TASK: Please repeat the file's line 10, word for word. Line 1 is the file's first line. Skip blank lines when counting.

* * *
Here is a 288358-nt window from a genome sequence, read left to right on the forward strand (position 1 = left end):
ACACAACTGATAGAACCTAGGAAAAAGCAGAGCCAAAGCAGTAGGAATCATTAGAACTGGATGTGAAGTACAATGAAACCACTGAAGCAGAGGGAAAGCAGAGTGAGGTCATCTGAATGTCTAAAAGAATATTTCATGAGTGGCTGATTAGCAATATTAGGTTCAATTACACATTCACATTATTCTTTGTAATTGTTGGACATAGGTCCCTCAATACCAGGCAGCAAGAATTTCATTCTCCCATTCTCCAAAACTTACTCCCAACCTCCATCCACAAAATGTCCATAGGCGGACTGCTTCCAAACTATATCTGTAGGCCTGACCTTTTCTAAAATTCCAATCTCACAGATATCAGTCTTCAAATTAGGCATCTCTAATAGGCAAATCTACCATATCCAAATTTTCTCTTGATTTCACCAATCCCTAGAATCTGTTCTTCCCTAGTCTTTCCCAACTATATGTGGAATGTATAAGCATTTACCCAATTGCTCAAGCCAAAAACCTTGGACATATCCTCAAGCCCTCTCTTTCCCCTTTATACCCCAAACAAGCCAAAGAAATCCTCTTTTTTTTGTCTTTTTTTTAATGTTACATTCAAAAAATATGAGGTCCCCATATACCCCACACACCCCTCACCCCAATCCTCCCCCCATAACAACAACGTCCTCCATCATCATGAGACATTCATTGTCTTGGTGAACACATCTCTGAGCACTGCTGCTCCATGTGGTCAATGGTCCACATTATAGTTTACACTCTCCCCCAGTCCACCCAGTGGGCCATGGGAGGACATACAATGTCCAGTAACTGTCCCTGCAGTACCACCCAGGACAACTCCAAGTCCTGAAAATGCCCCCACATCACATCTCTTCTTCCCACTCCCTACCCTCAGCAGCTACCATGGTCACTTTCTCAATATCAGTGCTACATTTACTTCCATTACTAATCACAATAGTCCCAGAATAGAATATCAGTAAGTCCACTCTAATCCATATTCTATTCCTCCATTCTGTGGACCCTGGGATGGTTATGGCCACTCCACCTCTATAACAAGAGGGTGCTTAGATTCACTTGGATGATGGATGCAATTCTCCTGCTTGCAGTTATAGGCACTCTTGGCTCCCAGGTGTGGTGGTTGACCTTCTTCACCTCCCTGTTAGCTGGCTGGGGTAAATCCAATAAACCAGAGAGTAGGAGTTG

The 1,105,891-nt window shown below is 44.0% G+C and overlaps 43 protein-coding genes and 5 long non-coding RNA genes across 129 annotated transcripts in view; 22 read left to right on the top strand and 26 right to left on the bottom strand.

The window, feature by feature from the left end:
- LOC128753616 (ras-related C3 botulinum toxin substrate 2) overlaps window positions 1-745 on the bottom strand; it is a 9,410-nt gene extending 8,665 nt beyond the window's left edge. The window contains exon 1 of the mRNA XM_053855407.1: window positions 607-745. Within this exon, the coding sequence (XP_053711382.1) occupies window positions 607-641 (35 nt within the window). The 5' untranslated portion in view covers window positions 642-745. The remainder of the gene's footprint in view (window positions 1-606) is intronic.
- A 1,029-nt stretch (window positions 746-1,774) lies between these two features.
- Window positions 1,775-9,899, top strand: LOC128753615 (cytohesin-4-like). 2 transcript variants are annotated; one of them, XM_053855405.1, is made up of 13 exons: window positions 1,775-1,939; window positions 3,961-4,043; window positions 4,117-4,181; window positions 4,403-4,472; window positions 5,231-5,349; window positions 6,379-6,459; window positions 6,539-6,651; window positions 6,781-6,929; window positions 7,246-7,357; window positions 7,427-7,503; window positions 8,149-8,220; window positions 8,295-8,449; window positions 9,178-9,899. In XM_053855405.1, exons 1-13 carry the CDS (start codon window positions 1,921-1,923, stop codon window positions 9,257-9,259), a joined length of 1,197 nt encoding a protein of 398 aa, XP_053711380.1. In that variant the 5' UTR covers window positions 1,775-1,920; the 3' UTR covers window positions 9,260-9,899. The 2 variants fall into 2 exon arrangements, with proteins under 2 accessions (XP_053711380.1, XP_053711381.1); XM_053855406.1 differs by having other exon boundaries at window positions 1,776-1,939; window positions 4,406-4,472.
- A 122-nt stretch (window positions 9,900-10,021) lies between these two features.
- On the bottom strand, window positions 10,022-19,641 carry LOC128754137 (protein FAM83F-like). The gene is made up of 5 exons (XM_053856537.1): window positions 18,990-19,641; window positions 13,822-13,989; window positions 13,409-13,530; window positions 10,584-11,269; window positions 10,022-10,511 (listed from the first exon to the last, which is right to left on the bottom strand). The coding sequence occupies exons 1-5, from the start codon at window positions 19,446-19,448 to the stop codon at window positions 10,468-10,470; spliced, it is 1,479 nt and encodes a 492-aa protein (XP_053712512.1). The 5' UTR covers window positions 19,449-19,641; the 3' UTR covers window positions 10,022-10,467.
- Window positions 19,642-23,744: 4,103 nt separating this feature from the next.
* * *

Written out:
- Window positions 19,642-23,744: 4,103 nt separating this feature from the next.